When the four U.S. men’s fencing team members arrived in Tokyo on Friday for the Olympics, the casual observer may have believed that Jake Hoyle, Curtis McDowald, Yeisser Ramirez, and Alan Hadzic were united and ready for their opening match against Japan (which they later lost). Their uniforms, however, told a different story: During the introductions, three of the fencers wore light pink masks, while one wore black. And their lack of uniformity comes with a powerful explanation as to why.
Hoyle, McDowald, and Ramirez all showed up to the Olympics on Friday in pink masks as a planned protest against Hadzic, who is currently accused of and under investigation for sexual assault. The trio reportedly wore pink as a statement to stand in solidarity with sexual assault survivors, and to condemn the Olympic Games’s choice to allow someone accused of such a crime to be able to compete in the first place. “They decided to make a statement that they were not standing for him being there,” an anonymous source told BuzzFeed News. “They wanted to make a distinction between themselves that they didn’t stand for sexual assault or abuse against women.”
Hadzic was accused of sexual misconduct by three women between the years 2013 and 2015. The athlete denies the allegations, and NPR reports that he also successfully appealed a suspension that would have kept him off the U.S. team. (When Hadzic was first chosen for the men’s épée team for the 2020 Olympics as an alternate, six female fencers also came forward and urged the Olympic committee to reconsider allowing him to participate. “We are gravely concerned about the impact Mr. Hadzic’s potential presence will have on other Team USA athletes,” they wrote.) Even though Hadzic eventually made his way to the Olympics this weekend, he’s been separated from the rest of the Olympians. He’s staying in a hotel instead of the Olympic village as part of a “safety plan,” and The New York Times reports that he also flew into Tokyo separately from the rest of his team.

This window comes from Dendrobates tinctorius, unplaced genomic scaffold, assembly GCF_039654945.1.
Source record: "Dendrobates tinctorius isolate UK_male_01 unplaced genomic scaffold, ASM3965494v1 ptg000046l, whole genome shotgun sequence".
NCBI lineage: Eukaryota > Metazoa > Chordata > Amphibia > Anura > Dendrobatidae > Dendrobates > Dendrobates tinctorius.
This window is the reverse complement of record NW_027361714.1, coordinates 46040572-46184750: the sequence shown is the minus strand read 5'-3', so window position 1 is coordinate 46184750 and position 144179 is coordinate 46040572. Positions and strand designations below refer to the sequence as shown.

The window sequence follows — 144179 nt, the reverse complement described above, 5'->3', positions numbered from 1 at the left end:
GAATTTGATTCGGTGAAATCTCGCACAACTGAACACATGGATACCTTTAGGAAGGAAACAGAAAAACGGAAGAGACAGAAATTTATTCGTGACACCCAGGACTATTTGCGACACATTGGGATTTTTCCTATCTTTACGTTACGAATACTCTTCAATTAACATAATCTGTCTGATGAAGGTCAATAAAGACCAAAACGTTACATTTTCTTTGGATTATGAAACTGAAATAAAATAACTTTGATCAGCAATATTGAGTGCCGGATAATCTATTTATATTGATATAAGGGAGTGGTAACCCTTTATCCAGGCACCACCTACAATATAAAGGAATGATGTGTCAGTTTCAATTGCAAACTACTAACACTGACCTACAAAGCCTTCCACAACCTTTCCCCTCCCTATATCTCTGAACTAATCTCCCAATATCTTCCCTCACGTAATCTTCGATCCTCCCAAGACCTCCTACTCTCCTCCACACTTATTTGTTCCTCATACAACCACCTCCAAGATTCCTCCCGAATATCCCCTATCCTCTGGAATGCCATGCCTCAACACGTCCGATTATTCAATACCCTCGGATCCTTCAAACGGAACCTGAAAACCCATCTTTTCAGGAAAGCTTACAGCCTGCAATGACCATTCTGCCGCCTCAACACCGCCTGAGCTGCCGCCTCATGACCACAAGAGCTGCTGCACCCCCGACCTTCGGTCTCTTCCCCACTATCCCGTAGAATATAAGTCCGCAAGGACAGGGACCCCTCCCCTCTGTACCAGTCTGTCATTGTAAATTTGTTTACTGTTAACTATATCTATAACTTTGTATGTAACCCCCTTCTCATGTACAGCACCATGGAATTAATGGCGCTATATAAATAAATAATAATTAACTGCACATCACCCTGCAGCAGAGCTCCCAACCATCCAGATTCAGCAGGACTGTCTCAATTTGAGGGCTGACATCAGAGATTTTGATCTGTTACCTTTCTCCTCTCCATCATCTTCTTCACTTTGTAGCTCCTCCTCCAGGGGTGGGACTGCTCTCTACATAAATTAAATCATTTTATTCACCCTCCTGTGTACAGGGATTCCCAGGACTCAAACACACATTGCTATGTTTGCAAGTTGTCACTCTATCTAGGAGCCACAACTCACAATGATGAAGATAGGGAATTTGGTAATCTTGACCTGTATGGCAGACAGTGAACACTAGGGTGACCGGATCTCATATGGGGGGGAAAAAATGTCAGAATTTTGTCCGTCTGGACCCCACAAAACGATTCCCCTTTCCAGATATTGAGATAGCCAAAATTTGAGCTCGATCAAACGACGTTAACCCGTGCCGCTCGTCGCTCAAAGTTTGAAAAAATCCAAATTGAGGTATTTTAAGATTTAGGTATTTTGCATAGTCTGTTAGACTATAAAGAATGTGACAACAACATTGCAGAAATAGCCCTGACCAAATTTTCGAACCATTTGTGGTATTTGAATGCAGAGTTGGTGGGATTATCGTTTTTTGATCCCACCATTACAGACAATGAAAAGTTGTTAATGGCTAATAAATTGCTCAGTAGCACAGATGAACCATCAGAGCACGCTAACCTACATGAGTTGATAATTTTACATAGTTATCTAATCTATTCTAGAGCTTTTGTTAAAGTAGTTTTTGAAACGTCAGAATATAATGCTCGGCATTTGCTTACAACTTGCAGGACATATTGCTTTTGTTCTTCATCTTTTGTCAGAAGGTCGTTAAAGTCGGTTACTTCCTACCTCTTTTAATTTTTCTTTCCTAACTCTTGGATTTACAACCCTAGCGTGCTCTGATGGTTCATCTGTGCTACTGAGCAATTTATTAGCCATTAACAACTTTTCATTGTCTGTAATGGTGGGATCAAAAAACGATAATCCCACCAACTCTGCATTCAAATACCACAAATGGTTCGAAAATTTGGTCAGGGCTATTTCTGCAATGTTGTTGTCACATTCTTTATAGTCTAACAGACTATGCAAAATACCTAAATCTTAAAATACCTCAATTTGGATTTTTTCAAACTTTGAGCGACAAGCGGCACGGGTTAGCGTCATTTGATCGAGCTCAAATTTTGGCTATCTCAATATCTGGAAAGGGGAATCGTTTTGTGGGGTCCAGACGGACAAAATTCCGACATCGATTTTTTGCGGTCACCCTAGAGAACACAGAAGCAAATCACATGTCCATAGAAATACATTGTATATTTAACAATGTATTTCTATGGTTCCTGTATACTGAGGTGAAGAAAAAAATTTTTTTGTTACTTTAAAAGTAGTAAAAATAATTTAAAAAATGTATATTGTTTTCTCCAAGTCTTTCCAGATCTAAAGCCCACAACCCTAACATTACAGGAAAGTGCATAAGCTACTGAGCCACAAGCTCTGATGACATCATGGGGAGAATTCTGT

Though teal is the official color for sexual assault awareness, the U.S. team’s choice to wear pink masks is not completely out of left field. Pink is often said to represent femininity, compassion, and kindness—and by wearing such a hue, it could be interpreted as the trio of athletes extending their support to Hadzic’s accusers. Still, the reactions to their style statement have been divided on social media. Ibtihaj Muhammad, a U.S. Olympic medalist and fencer, applauded the statement by writing on Twitter, “Kudos to the team for taking a stand.” Others, meanwhile, called the mask-wearing move performative activism. Jackie Dubrovich, a member of the U.S. Olympic fencing team, wrote on Instagram that the people and systems who “enabled and protected a violent predator are not being held accountable…. Performative activism does not address the issue at hand here. Female athletes were not protected and our safety was deemed unimportant.”
Yesterday, Hadzic told USA Today that he had confronted his teammates over the mask protest. “They never asked me for my side of the story,” Hadzic told the outlet. “They never asked for evidence or how I felt.… I just told (Hoyle) I was frankly embarrassed to be his teammate.” His three teammates, however, have yet to publicly comment on the display.